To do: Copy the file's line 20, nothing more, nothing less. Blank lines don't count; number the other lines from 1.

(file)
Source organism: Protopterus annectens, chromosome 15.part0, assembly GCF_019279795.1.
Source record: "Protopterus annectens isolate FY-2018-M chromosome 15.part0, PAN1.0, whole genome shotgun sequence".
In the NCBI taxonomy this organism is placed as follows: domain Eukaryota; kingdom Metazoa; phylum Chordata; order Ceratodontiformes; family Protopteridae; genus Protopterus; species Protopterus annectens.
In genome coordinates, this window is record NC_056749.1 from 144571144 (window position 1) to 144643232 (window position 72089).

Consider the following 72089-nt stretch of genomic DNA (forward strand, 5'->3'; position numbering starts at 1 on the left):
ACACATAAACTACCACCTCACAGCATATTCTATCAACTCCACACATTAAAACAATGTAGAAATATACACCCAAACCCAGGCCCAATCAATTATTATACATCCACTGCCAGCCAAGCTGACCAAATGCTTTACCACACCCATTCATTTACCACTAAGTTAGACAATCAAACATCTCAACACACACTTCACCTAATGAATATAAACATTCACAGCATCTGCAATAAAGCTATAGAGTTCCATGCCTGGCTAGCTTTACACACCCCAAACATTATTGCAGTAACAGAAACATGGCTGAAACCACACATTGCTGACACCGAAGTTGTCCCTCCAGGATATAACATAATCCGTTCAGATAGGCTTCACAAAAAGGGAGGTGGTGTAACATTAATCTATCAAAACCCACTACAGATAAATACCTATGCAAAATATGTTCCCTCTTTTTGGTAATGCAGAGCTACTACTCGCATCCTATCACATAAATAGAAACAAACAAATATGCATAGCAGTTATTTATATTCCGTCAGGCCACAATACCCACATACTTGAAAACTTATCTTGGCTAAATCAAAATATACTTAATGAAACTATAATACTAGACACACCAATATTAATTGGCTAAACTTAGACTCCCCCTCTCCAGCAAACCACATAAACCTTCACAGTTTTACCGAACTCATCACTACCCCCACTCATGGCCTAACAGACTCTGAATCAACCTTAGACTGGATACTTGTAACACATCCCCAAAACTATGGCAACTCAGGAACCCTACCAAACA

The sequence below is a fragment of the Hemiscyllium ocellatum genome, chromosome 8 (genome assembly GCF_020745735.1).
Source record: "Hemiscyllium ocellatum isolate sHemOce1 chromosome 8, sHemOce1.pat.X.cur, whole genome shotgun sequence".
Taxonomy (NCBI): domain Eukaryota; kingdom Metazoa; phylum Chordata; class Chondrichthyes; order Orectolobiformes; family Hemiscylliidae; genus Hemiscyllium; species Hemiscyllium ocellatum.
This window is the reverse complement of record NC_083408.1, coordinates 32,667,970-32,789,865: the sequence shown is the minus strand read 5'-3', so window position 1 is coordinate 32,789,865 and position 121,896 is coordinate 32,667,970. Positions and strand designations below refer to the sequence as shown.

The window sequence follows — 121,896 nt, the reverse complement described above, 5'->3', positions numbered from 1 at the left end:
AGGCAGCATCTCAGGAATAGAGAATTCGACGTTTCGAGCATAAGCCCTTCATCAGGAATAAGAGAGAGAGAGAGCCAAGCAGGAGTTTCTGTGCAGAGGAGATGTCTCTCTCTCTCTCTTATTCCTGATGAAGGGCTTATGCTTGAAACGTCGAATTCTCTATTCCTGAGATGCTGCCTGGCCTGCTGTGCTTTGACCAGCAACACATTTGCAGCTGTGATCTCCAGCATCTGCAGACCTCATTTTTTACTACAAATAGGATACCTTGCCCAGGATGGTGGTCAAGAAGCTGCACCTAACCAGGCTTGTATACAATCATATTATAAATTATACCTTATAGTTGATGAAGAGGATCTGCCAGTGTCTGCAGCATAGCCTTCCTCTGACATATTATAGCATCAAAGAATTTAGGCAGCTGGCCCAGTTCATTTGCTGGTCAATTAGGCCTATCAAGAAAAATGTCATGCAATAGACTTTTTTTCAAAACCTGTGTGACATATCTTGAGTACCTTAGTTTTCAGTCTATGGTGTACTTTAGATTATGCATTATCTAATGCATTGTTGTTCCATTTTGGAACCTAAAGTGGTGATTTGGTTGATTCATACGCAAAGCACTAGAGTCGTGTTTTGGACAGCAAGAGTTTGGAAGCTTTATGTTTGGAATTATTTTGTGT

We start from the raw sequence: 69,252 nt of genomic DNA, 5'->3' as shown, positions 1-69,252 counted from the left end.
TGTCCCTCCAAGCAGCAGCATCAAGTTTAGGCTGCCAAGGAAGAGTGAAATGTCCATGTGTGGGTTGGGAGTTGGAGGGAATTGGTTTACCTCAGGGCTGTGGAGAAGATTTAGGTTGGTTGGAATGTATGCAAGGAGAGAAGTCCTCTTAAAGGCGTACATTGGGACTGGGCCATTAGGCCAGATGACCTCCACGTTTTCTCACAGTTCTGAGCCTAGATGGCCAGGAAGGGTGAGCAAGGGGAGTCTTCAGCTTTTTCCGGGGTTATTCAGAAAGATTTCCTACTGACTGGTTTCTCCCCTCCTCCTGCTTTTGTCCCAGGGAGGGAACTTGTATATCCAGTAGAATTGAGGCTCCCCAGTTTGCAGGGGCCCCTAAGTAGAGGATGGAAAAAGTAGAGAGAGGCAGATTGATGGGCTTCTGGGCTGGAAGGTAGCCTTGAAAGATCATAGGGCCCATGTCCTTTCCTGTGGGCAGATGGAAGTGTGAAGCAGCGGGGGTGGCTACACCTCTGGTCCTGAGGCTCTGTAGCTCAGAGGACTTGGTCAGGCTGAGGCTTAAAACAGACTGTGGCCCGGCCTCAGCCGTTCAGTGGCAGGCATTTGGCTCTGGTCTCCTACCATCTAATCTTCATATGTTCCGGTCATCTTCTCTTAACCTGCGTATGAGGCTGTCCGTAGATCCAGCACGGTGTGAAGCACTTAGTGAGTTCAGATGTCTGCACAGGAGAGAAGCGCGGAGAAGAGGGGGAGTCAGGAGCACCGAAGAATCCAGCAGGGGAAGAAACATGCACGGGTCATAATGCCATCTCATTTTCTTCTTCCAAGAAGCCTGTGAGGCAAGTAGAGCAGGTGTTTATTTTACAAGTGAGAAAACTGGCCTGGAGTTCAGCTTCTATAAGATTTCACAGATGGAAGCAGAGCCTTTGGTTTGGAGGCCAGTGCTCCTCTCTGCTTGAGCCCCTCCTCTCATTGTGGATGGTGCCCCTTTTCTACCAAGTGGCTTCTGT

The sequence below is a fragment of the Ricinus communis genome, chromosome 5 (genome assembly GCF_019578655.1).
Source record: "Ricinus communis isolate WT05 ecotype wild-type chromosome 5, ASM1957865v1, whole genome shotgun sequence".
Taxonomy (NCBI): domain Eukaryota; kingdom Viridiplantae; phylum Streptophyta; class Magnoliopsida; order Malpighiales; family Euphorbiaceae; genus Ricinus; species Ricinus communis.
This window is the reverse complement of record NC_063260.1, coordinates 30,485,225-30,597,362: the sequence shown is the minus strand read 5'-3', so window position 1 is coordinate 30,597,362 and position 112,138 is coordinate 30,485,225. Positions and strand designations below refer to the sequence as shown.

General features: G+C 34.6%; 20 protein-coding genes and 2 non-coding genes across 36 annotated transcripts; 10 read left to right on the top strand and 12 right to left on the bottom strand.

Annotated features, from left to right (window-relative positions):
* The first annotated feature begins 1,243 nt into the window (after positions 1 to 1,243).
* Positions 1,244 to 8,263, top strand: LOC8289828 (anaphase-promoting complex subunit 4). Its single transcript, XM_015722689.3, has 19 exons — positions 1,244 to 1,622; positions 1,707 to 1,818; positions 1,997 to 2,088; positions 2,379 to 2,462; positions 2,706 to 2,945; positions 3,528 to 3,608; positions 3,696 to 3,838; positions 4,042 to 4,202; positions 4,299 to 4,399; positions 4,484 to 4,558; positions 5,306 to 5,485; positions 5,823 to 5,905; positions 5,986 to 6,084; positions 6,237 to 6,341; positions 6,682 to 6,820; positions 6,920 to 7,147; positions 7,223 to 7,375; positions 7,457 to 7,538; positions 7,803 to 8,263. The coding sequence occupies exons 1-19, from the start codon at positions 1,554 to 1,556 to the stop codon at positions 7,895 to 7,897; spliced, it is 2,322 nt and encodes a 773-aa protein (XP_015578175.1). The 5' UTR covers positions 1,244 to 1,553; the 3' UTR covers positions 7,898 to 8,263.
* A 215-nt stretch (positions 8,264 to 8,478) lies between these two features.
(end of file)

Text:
Annotated features, from left to right (window-relative positions):